Duke's Georgia Sweet Heat
Duke's Georgia Sweet Heat
$22 for 2 17.5oz bottles at Duke's or approximately $3.99 for 1 bottle at grocery stores.
Water, Sugar, Tomato Paste, Distilled and Cider Vinegar, Dextrose, Molasses, Salt, Modified Food Starch, Spices, Natural Flavors, Onion, Garlic, Caramel Color, Propylene Glycol Alginate, Sodium Benzoate
The Duke's brand has over a hundred years of history under its belt, having gotten started in 1917 in Greenville, SC when Eugenia Thomas Duke recognized a need to feed the soldiers at Camp Sevier and began serving them sandwiches. Once the war came to a close, Eugenia kept making sandwiches, but relocated to a local drug store first, then opened up her own place called Duke's Tea Room as she gained popularity. One of her salesman named C.B. Boyd saw an opportunity to sell the mayo that adorned those sandwiches that people loved and convinced Eugenia to do so. C.B. had the right idea as the sauce took off and it wasn't long until Eugenia could no longer keep up with demand, which left her selling the brand in 1929 to another family business called the C.F. Sauer Company. There the Duke's products stayed there until a recent acquisition in 2019 by Falfurrias Capital Partners, who continued to churn out the mayo still beloved by so many as well as add products under the Duke's name, such as five different barbecue sauces.
A heavy molasses and tomato duo delivers that hallmark barbecue aroma right out of the gate with this sauce. There's a hearty tang as well that balances out some of the sweetness and further cements that standard bearer profile which also has some extra complexity from oniony and earthy pepper notes. Due to the heavy handed sugars, any heat that may lay within is well masked in aroma.
Thickness & Texture
With a glossy sheen and opaque maroon hue, it's hard to make out any spices with the exception of a few black pepper specs here and there. The sauce's constancy is smooth and syrupy with a thickness a few notches north of the medium line. This thickness has the sauce falling in one large drip from a suspended spoon, and then only a couple more smaller ones before it stops releasing and leaves a thick coating of sauce left well planted on the silverware.
Out of the Jar
A spoonful of syrupy sugar awaits you at the outset of the flavor. It only takes a second or two for that heavy sweetness to gain both a molasses and fruity tomato depth simultaneously. Then, as the sauce settles on the tongue, a good complexity works its way in with a spice layer that has garlic, onion, and pepper. Those peppers start to release a mild heat as vinegar enters and offers the first real contrast to the sugar. Sweetness still prevails as the primary player though until the sauce has exited the mouth, at which point both the tang and heat increase and leave a mellow burn on the tongue that still has some remnants of spices and tomato.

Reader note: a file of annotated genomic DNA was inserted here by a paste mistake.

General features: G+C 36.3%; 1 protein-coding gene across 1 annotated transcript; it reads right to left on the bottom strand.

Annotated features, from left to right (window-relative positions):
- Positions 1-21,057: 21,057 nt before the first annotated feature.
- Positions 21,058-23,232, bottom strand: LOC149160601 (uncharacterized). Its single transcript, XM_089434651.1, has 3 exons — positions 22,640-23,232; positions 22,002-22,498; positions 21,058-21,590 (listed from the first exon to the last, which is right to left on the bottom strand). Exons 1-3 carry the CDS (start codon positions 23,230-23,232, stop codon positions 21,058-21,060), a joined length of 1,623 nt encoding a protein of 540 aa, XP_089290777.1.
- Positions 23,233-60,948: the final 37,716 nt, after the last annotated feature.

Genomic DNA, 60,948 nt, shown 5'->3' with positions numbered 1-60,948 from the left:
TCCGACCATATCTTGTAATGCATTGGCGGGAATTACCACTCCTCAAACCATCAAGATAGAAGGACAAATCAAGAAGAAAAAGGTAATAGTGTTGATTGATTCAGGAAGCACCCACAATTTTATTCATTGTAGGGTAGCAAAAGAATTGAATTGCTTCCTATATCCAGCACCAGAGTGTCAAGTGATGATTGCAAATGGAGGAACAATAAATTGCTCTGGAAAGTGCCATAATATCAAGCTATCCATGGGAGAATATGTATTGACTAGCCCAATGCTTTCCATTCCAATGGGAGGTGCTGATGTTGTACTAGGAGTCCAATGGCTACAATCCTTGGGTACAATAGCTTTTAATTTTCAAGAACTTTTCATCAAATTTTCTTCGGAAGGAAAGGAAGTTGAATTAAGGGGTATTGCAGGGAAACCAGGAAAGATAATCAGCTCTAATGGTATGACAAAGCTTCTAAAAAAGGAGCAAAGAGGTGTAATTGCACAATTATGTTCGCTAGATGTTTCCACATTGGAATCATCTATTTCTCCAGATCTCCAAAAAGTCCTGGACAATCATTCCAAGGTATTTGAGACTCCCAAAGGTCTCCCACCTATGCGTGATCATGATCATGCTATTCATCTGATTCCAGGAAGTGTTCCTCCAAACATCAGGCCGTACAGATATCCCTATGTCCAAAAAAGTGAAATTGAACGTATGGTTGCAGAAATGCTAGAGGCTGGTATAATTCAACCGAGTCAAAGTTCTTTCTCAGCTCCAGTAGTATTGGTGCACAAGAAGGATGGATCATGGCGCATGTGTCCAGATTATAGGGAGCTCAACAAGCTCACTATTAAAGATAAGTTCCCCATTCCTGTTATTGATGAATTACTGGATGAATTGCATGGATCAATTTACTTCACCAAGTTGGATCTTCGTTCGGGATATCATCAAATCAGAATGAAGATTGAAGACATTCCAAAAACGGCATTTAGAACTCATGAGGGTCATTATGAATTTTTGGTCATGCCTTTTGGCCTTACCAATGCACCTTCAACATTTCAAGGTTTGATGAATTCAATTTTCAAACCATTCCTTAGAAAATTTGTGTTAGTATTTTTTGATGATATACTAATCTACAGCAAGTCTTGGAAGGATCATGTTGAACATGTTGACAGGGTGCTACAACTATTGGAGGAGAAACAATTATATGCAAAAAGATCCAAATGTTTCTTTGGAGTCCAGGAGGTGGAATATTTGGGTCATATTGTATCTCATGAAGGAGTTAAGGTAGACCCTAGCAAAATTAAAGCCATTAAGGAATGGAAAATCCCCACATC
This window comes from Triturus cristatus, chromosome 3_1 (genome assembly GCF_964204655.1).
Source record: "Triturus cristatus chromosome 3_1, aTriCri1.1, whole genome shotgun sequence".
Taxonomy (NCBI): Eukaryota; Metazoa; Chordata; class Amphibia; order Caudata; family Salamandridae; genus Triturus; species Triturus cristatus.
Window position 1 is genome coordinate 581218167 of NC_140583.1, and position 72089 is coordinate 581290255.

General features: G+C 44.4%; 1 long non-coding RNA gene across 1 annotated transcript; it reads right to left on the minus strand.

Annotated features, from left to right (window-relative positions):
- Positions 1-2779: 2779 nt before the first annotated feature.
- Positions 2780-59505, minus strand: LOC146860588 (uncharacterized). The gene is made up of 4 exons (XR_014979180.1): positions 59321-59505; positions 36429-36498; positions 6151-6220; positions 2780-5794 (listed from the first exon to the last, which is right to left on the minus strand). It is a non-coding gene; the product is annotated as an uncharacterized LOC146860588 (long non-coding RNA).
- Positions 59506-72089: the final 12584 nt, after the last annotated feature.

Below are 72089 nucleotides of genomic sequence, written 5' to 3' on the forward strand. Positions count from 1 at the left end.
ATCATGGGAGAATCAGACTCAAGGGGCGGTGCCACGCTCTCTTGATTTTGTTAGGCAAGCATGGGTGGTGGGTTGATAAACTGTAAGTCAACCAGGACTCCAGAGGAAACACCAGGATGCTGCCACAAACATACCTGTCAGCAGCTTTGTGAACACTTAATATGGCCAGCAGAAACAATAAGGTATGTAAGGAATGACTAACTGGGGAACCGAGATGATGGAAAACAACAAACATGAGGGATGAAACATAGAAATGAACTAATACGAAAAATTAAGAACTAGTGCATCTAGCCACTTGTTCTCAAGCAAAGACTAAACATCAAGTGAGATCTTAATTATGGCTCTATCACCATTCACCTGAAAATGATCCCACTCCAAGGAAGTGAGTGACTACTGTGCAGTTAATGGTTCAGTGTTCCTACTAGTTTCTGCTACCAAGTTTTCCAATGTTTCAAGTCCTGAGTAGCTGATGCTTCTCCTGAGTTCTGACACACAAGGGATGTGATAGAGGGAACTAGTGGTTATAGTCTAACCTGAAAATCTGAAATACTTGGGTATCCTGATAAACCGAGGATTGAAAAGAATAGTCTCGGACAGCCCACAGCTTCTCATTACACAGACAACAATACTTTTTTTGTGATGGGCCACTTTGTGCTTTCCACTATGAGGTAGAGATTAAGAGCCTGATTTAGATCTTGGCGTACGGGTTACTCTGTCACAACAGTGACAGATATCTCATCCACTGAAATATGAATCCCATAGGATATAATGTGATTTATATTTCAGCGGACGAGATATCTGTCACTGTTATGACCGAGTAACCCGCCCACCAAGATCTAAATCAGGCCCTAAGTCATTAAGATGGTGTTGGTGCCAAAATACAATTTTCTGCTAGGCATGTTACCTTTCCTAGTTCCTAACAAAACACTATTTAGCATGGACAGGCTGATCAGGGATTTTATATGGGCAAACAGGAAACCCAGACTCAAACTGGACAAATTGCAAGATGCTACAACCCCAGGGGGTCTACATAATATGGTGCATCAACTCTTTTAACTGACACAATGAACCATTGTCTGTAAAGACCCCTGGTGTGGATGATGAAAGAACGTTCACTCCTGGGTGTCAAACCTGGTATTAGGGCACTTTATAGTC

Slathered & Cooked
This sauce coated the chicken in a medium, uneven layer that never baked down completely over indirect heat. This led to a lot of sauce being lost once the leg was moved to direct heat, and what continued to cling picked up a medium amount of caramelization with no burning. That familiar sweet molasses and tomato flavor remained in tact after being cooked, with the spices and vinegar playing their parts within a few subsequent bites, while the heat was scaled back to next to nothing. The thickness of the sauce translated to one really sticky piece of chicken that required extra clean-up of the face and hands once done consuming.
Put to Use
I've been picking up some standard supermarket brands lately after letting that category of sauces fall to the wayside as I sought out more unique specimens in recent years. I may be due to once again take a break from these standard bearers because they are really just that—so many deliver the same sweet and tangy tomato flavor without doing much to stand out from one another. That may have influenced my perception of Duke's Georgia Heat as it treaded very familiar ground in a merely average way that was non-offensive, but also not really worth seeking out either. Out of the jar you got that sweet heat promised on the bottle with just enough spiciness to leave a little tingle on the tongue, but not enough to make this sauce too hot for the majority palates. With some deficiencies in grilling qualities—which is what knocked this sauce one point below average—and diminishment of the heat after being cooked, I did like the sauce better in its raw state, where I would most likely use it as a dipper for chicken or topper for burgers, both scenarios where this standard barbecue flavor works well and the nuances of better sauces might get lost anyway.